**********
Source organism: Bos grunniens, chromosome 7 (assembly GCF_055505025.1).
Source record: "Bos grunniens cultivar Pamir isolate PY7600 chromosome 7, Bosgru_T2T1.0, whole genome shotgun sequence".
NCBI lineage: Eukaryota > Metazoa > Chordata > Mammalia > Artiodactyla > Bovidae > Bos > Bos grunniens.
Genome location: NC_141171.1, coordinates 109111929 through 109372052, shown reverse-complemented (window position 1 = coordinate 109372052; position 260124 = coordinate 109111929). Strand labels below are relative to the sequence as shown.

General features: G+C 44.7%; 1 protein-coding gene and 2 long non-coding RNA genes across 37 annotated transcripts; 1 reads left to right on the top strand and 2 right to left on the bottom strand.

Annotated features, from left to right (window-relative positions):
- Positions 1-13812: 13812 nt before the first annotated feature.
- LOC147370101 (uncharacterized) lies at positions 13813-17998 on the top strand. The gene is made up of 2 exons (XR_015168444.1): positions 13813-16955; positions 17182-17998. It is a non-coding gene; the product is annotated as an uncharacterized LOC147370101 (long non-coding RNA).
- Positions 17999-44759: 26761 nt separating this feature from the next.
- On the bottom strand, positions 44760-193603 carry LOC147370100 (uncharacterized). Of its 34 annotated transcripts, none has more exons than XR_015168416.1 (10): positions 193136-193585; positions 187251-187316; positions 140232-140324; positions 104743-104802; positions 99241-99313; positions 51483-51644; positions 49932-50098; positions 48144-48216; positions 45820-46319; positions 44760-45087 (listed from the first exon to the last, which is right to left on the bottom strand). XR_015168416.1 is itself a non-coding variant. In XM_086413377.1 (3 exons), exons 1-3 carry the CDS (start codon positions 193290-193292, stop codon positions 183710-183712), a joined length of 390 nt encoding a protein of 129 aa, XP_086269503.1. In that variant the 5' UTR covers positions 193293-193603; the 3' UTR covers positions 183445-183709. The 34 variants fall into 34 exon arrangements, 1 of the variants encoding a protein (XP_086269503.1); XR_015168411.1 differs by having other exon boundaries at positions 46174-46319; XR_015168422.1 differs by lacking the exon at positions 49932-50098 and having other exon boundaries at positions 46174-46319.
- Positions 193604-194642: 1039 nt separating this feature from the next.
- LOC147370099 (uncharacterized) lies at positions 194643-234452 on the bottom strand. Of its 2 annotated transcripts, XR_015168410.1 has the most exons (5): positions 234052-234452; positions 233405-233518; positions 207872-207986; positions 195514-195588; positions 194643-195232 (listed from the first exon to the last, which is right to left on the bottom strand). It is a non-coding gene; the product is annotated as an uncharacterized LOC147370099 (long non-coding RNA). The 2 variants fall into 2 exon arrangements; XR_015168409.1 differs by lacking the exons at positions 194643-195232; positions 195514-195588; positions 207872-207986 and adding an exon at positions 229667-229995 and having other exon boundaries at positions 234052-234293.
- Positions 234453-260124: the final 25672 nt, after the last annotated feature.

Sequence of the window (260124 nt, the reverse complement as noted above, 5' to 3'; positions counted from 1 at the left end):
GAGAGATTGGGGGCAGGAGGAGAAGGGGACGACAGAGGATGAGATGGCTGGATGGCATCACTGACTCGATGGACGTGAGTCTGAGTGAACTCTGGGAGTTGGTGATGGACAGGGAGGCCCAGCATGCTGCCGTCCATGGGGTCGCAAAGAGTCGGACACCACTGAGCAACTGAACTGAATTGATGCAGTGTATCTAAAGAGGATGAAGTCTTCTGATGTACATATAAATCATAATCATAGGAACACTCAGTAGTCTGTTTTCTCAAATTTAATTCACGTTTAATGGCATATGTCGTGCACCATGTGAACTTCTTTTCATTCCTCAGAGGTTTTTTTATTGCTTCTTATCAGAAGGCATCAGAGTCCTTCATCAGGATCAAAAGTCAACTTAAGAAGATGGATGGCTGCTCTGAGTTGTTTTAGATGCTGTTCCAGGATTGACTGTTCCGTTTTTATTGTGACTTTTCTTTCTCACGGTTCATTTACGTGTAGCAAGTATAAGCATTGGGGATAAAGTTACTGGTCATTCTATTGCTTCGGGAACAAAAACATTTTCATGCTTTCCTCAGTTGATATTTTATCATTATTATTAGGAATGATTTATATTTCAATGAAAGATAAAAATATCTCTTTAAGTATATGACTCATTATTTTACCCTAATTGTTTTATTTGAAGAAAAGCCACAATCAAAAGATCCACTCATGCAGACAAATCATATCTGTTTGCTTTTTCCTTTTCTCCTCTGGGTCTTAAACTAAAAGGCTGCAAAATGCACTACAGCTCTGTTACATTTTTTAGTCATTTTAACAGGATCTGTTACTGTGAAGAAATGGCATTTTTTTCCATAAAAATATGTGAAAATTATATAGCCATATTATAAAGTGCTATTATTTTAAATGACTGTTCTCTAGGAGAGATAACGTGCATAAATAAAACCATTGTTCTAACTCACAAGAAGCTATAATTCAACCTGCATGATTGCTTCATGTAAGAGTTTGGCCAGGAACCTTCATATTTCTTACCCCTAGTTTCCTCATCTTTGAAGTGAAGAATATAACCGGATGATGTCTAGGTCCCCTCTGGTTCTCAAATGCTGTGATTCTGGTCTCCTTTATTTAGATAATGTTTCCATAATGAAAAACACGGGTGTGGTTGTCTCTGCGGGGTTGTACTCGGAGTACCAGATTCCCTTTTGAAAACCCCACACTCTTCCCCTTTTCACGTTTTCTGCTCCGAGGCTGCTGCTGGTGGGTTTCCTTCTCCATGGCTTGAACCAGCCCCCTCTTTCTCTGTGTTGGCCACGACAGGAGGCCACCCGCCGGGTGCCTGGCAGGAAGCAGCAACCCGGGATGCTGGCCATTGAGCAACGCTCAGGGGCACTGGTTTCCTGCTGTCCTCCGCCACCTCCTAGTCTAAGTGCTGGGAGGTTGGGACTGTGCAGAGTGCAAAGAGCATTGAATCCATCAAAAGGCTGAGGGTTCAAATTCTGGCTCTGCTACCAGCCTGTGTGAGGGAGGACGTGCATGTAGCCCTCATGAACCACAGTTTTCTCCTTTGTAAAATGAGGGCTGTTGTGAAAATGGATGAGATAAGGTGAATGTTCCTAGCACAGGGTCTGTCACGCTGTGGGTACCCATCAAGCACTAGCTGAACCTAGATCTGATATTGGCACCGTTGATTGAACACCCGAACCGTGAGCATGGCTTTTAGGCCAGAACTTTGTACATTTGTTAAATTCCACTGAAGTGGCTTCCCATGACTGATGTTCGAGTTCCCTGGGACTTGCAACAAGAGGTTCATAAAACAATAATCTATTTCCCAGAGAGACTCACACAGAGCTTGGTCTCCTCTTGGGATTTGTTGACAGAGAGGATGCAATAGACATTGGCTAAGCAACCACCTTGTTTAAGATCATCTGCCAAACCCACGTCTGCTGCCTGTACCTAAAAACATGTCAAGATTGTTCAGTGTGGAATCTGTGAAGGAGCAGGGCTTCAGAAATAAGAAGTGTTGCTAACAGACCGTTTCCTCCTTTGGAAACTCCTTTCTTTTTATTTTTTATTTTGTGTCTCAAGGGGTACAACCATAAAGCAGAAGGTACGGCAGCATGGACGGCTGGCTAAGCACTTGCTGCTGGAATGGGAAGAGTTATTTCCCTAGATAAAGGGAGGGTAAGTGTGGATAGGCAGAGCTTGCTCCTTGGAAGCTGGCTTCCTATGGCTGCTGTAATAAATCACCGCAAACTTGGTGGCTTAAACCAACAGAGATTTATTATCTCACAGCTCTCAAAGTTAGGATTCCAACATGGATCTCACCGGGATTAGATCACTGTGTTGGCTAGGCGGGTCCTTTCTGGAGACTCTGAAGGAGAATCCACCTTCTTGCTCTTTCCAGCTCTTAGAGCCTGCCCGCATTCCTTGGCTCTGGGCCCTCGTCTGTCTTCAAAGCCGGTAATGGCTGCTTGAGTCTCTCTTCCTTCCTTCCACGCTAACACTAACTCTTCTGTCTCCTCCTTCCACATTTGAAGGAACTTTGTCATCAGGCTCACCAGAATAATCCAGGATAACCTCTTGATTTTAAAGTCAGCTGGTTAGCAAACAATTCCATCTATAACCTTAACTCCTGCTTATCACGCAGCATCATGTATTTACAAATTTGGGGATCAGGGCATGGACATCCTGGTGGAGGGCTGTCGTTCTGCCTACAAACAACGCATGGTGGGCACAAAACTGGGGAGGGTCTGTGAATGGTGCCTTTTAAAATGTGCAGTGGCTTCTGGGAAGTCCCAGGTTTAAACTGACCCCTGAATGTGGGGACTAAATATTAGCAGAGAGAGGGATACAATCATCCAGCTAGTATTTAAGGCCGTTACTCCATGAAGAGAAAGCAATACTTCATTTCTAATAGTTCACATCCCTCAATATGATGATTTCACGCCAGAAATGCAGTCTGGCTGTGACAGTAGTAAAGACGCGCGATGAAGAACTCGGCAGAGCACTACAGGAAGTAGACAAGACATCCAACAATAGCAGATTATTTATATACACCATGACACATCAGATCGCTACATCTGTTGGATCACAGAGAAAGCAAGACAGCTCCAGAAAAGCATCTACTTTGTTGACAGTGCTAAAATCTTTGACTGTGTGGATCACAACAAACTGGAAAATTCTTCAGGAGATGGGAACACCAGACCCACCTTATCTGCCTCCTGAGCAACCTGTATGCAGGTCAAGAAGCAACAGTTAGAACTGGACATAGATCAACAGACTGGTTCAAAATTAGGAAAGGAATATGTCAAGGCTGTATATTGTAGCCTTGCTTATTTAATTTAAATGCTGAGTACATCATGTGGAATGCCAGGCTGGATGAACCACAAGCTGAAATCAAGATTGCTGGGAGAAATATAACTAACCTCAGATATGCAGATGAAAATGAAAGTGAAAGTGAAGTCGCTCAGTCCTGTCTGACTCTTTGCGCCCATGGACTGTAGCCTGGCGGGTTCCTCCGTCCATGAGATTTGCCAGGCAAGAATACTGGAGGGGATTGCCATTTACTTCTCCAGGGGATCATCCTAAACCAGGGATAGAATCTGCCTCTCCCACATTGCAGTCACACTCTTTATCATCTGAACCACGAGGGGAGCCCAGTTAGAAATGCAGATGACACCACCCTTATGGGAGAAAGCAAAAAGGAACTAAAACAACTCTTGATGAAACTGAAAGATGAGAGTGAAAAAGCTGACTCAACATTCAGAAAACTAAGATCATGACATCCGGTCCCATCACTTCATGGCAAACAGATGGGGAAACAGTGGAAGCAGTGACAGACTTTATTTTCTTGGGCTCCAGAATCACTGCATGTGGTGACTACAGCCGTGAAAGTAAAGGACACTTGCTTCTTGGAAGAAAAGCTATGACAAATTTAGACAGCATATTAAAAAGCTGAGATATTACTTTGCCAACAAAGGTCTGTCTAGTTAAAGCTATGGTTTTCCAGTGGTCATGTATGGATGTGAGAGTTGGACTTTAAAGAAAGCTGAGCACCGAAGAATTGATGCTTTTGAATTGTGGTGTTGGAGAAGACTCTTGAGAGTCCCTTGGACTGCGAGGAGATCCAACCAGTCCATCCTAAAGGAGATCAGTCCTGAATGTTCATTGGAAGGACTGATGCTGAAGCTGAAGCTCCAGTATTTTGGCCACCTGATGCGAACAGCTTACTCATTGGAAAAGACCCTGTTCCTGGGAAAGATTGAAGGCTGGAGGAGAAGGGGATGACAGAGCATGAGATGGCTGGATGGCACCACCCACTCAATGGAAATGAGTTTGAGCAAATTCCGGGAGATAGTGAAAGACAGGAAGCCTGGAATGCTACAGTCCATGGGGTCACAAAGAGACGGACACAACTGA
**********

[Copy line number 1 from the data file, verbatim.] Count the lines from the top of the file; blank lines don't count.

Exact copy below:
Source organism: Bos grunniens, chromosome 7 (assembly GCF_055505025.1).